Asking for a raise or promotion can be scary, especially when your company is undergoing a transformation related to world events.
At the beginning of 2021, Fish tank A survey was conducted that revealed the gender wage gap, which continues to widen in 2020.
A survey of nearly 17,000 professionals showed that 63% of respondents avoided asking for a raise after “pandemic-related changes”.
When dividing a large number of respondents by gender, 42.4% of them are women, while men account for only 31.79%.
When it comes to understanding the industries that require the least salary increase or promotion, marketing tops the list.on 54.5% Of marketing professionals did not ask for a raise or promotion due to the pandemic last year.
Although some people may be shocked by these data, many people will not. After all, as we all know, the marketing department has the smallest budget, fewer people, and lower overall investment.
At the same time, compared with men with the same experience, women are considered to negotiate less and apply for lower-level positions.recently LinkedIn posts, Lucy Nuemanova, CEO of Women Pallets Clarified why women usually do not negotiate as often as men.
“Many women avoid these conversations because they don’t want to be seen by management as ungrateful, greedy or in need of help, so many times women tend to wait to be rewarded,” Newmanova explained.
If you are a woman in marketing – or any industry related to this, then these data and insights from other female professionals may make you wonder, “When is the right time to ask for a salary increase or promotion?”
Below, I have listed the number of times people usually ask for or consider asking for a raise or promotion.
When should I ask for a raise or promotion
1. When the scope of your role expands or changes.
In the early stages of taking on a position, your job may be closely related to the tasks listed in the job posting you are applying for. However, as you gain credibility and visibility in the company, you may also assume more responsibilities, which greatly expands your original daily role.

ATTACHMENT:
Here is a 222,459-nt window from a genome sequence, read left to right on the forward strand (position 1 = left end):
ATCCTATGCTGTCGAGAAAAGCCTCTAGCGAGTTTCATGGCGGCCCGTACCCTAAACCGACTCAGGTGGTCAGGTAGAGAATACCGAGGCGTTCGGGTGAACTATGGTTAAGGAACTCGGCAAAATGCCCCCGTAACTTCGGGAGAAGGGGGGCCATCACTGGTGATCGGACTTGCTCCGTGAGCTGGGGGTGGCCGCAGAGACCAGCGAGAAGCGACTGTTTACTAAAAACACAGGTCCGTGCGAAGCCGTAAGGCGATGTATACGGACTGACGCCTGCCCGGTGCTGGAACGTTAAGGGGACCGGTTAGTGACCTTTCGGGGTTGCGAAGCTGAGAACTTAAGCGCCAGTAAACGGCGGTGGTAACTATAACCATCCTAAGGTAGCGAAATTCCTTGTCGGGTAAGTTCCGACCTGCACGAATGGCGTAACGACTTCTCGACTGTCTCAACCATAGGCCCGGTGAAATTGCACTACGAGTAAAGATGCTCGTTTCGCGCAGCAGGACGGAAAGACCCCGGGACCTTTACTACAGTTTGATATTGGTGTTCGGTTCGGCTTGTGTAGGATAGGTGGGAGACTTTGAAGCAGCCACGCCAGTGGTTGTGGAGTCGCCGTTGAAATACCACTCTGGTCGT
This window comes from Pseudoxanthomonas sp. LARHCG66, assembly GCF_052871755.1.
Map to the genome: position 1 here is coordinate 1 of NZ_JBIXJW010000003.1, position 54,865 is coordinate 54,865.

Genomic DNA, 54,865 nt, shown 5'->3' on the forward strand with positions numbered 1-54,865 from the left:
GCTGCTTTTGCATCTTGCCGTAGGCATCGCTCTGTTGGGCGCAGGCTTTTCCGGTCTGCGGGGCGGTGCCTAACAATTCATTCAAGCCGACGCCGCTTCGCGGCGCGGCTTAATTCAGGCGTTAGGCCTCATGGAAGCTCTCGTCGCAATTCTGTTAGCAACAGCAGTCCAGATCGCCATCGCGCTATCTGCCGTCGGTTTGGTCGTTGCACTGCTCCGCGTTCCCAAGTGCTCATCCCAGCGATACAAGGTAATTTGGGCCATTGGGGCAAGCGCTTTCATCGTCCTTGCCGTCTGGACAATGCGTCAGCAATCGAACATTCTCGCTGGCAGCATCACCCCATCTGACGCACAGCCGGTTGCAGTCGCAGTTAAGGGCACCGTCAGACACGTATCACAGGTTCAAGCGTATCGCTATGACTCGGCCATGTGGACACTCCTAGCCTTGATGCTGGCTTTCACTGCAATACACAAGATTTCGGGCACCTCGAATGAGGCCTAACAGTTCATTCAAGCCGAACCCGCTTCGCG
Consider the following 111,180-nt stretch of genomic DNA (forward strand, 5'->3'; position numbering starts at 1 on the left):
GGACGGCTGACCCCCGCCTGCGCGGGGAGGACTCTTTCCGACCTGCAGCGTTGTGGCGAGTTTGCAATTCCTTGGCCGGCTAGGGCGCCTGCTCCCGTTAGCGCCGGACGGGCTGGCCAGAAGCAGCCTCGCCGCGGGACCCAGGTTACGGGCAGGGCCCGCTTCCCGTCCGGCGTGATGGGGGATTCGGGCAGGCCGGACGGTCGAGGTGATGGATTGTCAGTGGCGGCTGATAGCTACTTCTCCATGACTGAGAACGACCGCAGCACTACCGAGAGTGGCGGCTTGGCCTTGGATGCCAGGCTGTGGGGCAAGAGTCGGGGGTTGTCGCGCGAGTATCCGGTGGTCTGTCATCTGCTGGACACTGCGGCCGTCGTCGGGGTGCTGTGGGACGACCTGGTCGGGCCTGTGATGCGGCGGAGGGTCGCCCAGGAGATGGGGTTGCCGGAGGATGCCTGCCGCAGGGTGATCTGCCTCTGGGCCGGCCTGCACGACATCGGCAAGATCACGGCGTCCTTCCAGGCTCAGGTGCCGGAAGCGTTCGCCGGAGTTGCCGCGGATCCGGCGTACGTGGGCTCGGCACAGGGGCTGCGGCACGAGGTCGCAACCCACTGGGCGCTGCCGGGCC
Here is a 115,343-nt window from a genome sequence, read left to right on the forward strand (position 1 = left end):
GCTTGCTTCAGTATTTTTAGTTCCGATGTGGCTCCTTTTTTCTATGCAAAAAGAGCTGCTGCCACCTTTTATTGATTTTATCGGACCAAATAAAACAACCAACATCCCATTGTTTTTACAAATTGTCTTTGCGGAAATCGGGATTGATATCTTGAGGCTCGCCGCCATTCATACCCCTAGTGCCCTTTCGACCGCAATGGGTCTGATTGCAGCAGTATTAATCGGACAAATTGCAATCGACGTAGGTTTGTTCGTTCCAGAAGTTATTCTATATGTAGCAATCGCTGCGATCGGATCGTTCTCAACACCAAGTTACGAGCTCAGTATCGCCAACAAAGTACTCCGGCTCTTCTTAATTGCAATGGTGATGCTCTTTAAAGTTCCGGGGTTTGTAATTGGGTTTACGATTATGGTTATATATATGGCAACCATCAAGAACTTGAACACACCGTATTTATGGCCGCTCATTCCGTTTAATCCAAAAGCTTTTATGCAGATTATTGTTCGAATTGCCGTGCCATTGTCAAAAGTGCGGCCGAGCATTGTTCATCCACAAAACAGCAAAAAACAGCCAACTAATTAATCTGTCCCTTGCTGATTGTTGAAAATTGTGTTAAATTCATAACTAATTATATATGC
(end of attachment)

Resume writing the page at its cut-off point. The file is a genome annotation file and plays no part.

“A lot of people now wear more hats and have to learn new skills. All of these are valid reasons for asking for a raise, and should be the basis of your arguments when you make comments,” Gaurav Sharma, a career consultant ) In The most recent interview.
For example, although being asked to report your marketing project may be a natural development of your role and not worth asking for a salary increase, you can report directly when your original role does not involve management, or be asked to run a new one, which is time-consuming for your company. A marketing plan can mean a major change in your responsibilities and work life, and it is worth changing your title or salary.
2. When you spend much more time at work than expected.
As you gain more responsibilities or expectations, you may find yourself working longer hours or being asked to do more time-consuming things-such as regular business trips. If this is not part of your initial role, or it was not explained to you when you accepted a role involving these requirements, it may be worth considering a salary increase or promotion request.
3. When you complete an expensive course or degree that is good for your company.
Usually, courses or certifications will cost time and money. However, sometimes employers will bear the cost because they know that your growing skills will benefit them in the long run. If your company has not compensated for education in any way, but you have obtained an additional degree to improve your ability to work, you should consider asking for a salary increase.
However, if you want to get a salary increase after completing your degree or elective courses, author and human resources expert Abby Kohu says you should do this before you get your degree or certificate
“Ideally, you should ask for a raise before you get a degree to set expectations,” Kohut said Interview with Bryant and Stratton College“The best time to have a conversation is during the normal performance evaluation cycle. Start the conversation by discussing your work performance and work achievements. Then, explain how the degree provides you with additional information to help you generate more. “
4. When you achieve all your goals consistently.
At some point in your role, you may find that everything is natural to you. You rarely encounter challenges or feedback, and you are not sure how to further improve the work you have done well. As a result, you may start to feel bored or overly complacent about your role.
When you often break your goals or receive excellent performance reviews, this is a good sign that you are ready to accept new challenges or take on more responsibilities, with a salary increase or promotion.